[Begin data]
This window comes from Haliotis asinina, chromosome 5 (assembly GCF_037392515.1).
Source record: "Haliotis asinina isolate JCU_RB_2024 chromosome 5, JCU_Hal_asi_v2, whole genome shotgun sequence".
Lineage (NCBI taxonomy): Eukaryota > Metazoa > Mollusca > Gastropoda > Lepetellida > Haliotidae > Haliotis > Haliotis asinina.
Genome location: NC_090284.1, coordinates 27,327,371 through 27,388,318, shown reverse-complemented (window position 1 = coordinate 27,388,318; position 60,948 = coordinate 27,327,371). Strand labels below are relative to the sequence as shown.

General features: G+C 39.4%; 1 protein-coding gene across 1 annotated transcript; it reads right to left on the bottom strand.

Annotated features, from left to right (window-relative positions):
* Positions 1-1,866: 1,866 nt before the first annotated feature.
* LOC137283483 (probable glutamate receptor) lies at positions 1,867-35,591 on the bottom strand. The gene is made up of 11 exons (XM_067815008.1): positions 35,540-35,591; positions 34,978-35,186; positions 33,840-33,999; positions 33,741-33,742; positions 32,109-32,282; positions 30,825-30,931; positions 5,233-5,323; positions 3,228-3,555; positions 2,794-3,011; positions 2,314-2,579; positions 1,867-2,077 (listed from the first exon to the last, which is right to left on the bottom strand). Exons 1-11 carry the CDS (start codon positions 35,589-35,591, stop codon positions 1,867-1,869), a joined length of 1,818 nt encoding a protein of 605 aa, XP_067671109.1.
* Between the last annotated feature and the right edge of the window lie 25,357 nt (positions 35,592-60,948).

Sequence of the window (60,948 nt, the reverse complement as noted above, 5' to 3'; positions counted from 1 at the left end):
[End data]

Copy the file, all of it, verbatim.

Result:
This window comes from Haliotis asinina, chromosome 5 (assembly GCF_037392515.1).
Source record: "Haliotis asinina isolate JCU_RB_2024 chromosome 5, JCU_Hal_asi_v2, whole genome shotgun sequence".
Lineage (NCBI taxonomy): Eukaryota > Metazoa > Mollusca > Gastropoda > Lepetellida > Haliotidae > Haliotis > Haliotis asinina.
Genome location: NC_090284.1, coordinates 27,327,371 through 27,388,318, shown reverse-complemented (window position 1 = coordinate 27,388,318; position 60,948 = coordinate 27,327,371). Strand labels below are relative to the sequence as shown.

General features: G+C 39.4%; 1 protein-coding gene across 1 annotated transcript; it reads right to left on the bottom strand.

Annotated features, from left to right (window-relative positions):
* Positions 1-1,866: 1,866 nt before the first annotated feature.
* LOC137283483 (probable glutamate receptor) lies at positions 1,867-35,591 on the bottom strand. The gene is made up of 11 exons (XM_067815008.1): positions 35,540-35,591; positions 34,978-35,186; positions 33,840-33,999; positions 33,741-33,742; positions 32,109-32,282; positions 30,825-30,931; positions 5,233-5,323; positions 3,228-3,555; positions 2,794-3,011; positions 2,314-2,579; positions 1,867-2,077 (listed from the first exon to the last, which is right to left on the bottom strand). Exons 1-11 carry the CDS (start codon positions 35,589-35,591, stop codon positions 1,867-1,869), a joined length of 1,818 nt encoding a protein of 605 aa, XP_067671109.1.
* Between the last annotated feature and the right edge of the window lie 25,357 nt (positions 35,592-60,948).

Sequence of the window (60,948 nt, the reverse complement as noted above, 5' to 3'; positions counted from 1 at the left end):